Home News About Us Contact Contributors Disclaimer Privacy Policy Help FAQ

Home
Search
Quick Search
Advanced
Fulltext
Browse
Collections
Persons
My eDoc
Session History
Login
Name:
Password:
Documentation
Help
Support Wiki
Direct access to
document ID:


          Institute: MPI für Astronomie     Collection: Publikationen_mpia     Display Documents



  history
ID: 276765.0, MPI für Astronomie / Publikationen_mpia
Did most present-day spirals form during the last 8 Gyr? A formation history with violent episodes revealed by panchromatic observations
Authors:Hammer, F.; Flores, H.; Elbaz, D.; Zheng, X. Z.; Liang, Y. C.; Cesarsky, C.
Language:English
Date of Publication (YYYY-MM-DD):2005
Title of Journal:Astronomy and Astrophysics
Journal Abbrev.:Astronomy and Astrophysics
Volume:430
Start Page:115
End Page:128
Review Status:Peer-review
Audience:Experts Only
Abstract / Description:Studies of distant galaxies have shown that ellipticals and large spirals (Schade et al. \cite{Schade99}, ApJ, 525, 31; Lilly et al. \cite{Lilly98}, ApJ, 500, 75) were already in place 8 Gyr ago, leading to a very modest recent star formation (Brinchmann & Ellis \cite{Brinchmann00}, ApJ, 536, L77) in intermediate mass galaxies (3-30 _ 1010 Mâ_™). This is challenged by a recent analysis (Heavens et al. \cite{Heavens04}, Nature, 428, 625) of the fossil record of the stellar populations of ~105 nearby galaxies, which shows that intermediate mass galaxies formed or assembled the bulk of their stars 4 to 8 Gyr ago. Here we present direct observational evidence supporting this findings from a long term, multi- wavelength study of 195 z> 0.4 intermediate mass galaxies, mostly selected from the Canada France Redshift Survey (CFRS). We show that recent and efficient star formation is revealed at IR wavelengths since ~15% of intermediate mass galaxies at z> 0.4 are indeed luminous IR galaxies (LIRGs), a phenomenon far more common than in the local Universe. The star formation in LIRGs is sufficient in itself to produce 38% of the total stellar mass of intermediate mass galaxies and then to account for most of the reported stellar mass formation since z=1. Observations of distant galaxies have also the potential to resolve their star formation and mass assembly histories. The high occurrence of LIRGs is easily understood only if they correspond to episodic peaks of star formation, during which galaxies are reddened through short IREs (infrared episodes). We estimate that each galaxy should experience 4 to 5 _ (tauIRE/0.1 Gyr)-1 IREs from z=1 to z=0.4, tauIRE being the characteristic timescale. An efficient and episodic star formation is further supported by the luminosity-metallicity relation of z~ 0.7 emission line galaxies, which we find to be on average metal deficient by a factor of ~2 when compared to those of local spirals. We then examine how galaxy IREs can be related to the emergence at high redshift of the abundant population of galaxies with small size (but not with small mass), blue core and many irregularities. We show that recent merging and gas infall naturally explain both morphological changes and episodic star formation history in a hierarchical galaxy formation frame. We propose a simple scenario in which 75±25% of intermediate mass spirals have recently experienced their last major merger event, leading to a drastic reshaping of their bulges and disks during the last 8 Gyr. It links in a simple manner distant and local galaxies, and gives account of the simultaneous decreases during that period, of the cosmic star formation density, of the merger rate, and of the number densities of LIRGs, compact and irregular galaxies, while the densities of ellipticals and large spirals are essentially unaffected. It predicts that 42, 22 and 36% of the IR (episodic) star formation density is related to major mergers, minor mergers and gas infall, respectively.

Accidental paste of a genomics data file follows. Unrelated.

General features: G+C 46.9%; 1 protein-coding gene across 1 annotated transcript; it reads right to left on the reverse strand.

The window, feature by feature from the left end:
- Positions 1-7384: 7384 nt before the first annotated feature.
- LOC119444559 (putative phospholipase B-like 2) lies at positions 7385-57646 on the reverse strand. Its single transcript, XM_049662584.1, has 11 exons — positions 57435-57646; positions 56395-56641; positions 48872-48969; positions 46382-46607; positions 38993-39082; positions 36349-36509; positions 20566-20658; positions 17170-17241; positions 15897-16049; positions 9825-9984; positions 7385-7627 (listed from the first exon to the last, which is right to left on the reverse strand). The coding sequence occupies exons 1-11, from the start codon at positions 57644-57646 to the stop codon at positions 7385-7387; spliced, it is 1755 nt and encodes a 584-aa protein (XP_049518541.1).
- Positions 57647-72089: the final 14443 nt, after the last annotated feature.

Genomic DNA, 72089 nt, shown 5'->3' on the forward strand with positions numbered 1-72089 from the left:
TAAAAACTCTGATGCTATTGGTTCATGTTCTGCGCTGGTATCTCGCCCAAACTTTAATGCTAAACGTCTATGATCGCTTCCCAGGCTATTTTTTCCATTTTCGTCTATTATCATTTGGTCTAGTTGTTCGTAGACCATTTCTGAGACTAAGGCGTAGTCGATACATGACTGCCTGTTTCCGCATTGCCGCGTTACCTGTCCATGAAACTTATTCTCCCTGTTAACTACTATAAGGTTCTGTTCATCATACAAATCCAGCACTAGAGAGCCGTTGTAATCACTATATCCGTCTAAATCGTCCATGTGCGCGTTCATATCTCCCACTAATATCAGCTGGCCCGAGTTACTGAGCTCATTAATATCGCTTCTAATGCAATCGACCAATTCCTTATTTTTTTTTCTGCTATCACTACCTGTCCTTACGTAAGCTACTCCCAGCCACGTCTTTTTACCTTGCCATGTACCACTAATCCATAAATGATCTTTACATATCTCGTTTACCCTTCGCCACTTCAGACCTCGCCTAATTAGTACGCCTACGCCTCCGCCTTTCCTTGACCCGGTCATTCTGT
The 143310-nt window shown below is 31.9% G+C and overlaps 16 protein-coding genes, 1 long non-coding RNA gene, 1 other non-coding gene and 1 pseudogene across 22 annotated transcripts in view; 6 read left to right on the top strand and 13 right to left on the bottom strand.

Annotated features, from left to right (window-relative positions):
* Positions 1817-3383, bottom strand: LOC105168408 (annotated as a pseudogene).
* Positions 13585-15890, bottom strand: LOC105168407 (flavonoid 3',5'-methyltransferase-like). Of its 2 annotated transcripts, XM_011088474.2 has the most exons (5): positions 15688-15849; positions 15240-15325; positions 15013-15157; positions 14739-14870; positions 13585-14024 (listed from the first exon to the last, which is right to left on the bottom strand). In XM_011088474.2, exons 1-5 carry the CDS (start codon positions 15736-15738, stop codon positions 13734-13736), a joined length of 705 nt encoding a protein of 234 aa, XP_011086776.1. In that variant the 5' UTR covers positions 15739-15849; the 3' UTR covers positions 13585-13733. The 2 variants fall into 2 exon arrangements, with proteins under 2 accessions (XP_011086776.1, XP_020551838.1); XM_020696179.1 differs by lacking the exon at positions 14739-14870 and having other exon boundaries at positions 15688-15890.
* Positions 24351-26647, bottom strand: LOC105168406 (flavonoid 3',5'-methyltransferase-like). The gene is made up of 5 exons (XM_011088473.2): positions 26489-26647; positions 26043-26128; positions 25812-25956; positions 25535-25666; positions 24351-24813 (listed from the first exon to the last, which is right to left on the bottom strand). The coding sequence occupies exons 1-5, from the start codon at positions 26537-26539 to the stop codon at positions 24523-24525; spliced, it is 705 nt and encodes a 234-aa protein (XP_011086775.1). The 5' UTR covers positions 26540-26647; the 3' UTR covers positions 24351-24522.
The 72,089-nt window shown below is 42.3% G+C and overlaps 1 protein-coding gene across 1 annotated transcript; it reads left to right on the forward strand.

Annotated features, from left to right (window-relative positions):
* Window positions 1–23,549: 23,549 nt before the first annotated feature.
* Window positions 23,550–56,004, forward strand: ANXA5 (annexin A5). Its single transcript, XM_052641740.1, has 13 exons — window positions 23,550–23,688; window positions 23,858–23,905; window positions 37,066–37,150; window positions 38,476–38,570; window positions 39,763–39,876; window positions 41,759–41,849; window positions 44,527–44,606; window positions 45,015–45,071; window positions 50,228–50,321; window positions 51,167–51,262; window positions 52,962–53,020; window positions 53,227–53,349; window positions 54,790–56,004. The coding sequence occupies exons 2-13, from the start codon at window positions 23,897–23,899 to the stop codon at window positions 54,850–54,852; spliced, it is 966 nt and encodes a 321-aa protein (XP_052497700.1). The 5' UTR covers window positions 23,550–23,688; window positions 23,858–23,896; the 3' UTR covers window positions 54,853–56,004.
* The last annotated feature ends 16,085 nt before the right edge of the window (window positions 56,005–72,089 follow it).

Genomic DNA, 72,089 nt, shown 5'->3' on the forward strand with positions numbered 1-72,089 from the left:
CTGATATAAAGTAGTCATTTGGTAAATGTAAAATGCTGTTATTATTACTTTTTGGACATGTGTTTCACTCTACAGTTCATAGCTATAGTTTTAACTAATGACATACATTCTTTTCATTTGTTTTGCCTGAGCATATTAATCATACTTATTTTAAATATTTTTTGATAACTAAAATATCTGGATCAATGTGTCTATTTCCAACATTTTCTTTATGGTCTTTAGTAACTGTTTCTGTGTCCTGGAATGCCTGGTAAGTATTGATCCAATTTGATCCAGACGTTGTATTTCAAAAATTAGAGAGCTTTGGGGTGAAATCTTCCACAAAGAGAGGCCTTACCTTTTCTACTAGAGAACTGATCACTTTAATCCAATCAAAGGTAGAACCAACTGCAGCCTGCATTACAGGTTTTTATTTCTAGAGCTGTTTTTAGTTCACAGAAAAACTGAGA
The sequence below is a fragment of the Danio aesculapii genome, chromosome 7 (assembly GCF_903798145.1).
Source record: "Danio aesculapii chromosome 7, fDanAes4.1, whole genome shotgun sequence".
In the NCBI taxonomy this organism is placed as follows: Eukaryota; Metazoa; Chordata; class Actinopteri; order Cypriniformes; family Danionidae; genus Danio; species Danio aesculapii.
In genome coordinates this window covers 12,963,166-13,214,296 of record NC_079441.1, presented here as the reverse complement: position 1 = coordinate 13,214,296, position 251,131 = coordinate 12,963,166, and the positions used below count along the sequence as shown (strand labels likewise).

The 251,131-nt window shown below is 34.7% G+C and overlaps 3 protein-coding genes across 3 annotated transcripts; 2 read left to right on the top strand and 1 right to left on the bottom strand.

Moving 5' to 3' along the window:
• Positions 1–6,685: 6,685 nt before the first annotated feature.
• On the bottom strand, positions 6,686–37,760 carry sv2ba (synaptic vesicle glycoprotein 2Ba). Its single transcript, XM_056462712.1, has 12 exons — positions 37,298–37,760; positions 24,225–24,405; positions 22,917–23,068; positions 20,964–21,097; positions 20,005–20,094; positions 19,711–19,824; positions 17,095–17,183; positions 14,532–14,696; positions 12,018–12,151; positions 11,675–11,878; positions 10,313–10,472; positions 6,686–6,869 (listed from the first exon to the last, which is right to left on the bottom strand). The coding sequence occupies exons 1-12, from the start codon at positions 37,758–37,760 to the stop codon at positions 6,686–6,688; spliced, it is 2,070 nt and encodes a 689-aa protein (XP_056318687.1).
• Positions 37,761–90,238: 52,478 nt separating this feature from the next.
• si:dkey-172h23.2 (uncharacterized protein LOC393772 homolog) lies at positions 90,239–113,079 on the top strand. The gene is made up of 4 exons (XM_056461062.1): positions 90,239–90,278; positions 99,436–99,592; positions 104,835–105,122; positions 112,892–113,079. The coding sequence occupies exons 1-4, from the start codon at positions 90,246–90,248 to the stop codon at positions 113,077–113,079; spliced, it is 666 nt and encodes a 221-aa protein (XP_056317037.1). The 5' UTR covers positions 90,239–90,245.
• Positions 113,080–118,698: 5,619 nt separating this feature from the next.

Free Keywords:galaxies: formation; galaxies: structure; infrared: galaxies; galaxies: starburst; galaxies: spiral
External Publication Status:published
Document Type:Article
Communicated by:N. N.
Affiliations:MPI für Astronomie
Identifiers:URL:http://adsabs.harvard.edu/cgi-bin/nph- bib_query?b... [ID No:1]
The scope and number of records on eDoc is subject to the collection policies defined by each institute - see "info" button in the collection browse view.